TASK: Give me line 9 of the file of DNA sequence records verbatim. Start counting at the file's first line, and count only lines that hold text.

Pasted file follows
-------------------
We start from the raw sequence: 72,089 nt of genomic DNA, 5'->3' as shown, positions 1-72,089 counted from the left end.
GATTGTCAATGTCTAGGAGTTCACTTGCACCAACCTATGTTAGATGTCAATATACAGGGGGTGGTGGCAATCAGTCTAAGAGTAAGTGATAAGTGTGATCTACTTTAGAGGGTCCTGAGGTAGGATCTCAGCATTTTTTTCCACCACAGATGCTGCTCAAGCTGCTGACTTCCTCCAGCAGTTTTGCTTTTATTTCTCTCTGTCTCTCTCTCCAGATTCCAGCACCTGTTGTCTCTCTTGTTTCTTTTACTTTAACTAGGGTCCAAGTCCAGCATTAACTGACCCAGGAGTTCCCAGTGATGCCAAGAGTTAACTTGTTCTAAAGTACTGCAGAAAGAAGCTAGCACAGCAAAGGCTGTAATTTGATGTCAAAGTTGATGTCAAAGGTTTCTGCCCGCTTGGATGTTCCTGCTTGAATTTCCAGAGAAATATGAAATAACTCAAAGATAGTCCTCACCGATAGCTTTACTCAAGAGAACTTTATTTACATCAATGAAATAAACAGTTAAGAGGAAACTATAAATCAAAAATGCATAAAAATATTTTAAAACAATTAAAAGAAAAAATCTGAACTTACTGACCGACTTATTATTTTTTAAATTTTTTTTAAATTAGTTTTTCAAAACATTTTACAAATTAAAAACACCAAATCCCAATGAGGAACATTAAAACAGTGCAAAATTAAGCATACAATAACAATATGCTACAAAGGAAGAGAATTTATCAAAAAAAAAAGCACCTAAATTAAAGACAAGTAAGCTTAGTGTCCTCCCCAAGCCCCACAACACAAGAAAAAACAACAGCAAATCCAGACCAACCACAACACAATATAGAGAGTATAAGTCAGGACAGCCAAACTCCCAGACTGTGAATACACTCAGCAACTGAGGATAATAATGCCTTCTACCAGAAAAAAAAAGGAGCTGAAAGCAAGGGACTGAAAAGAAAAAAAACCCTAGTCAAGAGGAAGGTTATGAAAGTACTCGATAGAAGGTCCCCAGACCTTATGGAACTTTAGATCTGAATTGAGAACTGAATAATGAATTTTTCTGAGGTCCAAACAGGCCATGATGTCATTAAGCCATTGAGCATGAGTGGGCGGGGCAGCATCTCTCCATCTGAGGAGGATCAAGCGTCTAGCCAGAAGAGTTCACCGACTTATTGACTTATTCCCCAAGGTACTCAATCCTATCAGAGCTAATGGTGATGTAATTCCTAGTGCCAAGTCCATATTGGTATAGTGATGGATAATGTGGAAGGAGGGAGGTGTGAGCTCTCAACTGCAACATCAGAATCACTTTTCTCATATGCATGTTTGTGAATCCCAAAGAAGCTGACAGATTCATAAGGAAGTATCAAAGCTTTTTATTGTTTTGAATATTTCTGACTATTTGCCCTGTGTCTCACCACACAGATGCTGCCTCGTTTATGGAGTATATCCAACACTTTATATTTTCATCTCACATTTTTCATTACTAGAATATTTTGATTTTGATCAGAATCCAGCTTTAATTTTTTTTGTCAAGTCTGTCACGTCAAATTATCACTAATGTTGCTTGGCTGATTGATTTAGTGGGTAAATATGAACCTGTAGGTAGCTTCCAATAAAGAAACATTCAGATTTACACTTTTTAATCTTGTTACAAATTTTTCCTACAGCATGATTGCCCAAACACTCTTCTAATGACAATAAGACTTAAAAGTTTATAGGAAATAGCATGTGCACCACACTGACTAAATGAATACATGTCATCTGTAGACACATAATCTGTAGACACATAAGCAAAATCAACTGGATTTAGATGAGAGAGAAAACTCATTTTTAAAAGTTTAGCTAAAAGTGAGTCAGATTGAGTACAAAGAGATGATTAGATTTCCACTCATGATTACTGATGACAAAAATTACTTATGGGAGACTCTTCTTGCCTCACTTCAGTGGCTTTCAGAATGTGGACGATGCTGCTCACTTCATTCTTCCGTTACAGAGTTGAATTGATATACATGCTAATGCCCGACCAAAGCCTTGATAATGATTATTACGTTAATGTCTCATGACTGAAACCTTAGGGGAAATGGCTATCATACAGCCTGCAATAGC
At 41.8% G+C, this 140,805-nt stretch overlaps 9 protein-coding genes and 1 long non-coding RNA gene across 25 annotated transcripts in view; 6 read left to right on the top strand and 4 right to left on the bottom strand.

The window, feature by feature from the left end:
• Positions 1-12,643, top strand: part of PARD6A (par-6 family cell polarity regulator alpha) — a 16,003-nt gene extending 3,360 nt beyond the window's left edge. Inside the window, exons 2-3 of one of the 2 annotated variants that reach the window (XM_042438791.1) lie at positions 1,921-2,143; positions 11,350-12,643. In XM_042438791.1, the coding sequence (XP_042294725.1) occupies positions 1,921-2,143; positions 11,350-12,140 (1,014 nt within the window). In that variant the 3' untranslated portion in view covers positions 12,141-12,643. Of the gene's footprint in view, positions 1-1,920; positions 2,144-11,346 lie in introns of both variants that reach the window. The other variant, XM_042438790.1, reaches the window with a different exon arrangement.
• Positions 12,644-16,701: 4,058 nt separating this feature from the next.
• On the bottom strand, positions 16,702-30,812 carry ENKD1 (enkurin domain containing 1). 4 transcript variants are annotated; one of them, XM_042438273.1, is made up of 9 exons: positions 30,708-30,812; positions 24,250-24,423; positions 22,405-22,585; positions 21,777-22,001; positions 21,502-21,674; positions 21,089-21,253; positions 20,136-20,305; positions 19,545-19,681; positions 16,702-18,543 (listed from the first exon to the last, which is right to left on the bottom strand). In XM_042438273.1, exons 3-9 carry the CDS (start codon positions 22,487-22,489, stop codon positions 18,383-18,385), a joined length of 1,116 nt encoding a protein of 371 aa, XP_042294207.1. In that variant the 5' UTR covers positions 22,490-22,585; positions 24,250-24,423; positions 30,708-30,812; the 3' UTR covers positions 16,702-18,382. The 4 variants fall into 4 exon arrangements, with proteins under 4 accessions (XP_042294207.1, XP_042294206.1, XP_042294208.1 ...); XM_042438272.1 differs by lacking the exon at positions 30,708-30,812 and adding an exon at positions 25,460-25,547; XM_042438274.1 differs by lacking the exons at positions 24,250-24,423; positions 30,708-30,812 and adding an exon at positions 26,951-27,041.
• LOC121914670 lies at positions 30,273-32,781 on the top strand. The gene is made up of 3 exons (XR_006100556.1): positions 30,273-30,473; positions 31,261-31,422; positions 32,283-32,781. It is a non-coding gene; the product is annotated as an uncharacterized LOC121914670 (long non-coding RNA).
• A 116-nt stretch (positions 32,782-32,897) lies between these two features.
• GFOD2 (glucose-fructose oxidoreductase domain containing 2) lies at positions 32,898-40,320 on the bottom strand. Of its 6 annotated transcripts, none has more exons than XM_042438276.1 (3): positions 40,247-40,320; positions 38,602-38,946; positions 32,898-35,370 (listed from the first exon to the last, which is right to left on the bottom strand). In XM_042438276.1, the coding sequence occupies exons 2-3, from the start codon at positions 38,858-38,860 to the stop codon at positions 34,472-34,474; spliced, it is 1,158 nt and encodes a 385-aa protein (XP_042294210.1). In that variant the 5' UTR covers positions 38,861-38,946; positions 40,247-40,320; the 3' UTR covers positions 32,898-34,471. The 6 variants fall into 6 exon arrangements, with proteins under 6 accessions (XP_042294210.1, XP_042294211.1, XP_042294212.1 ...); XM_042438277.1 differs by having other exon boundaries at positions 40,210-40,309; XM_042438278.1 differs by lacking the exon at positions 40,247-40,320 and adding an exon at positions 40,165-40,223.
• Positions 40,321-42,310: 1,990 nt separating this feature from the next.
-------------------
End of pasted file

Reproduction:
• A 116-nt stretch (positions 32,782-32,897) lies between these two features.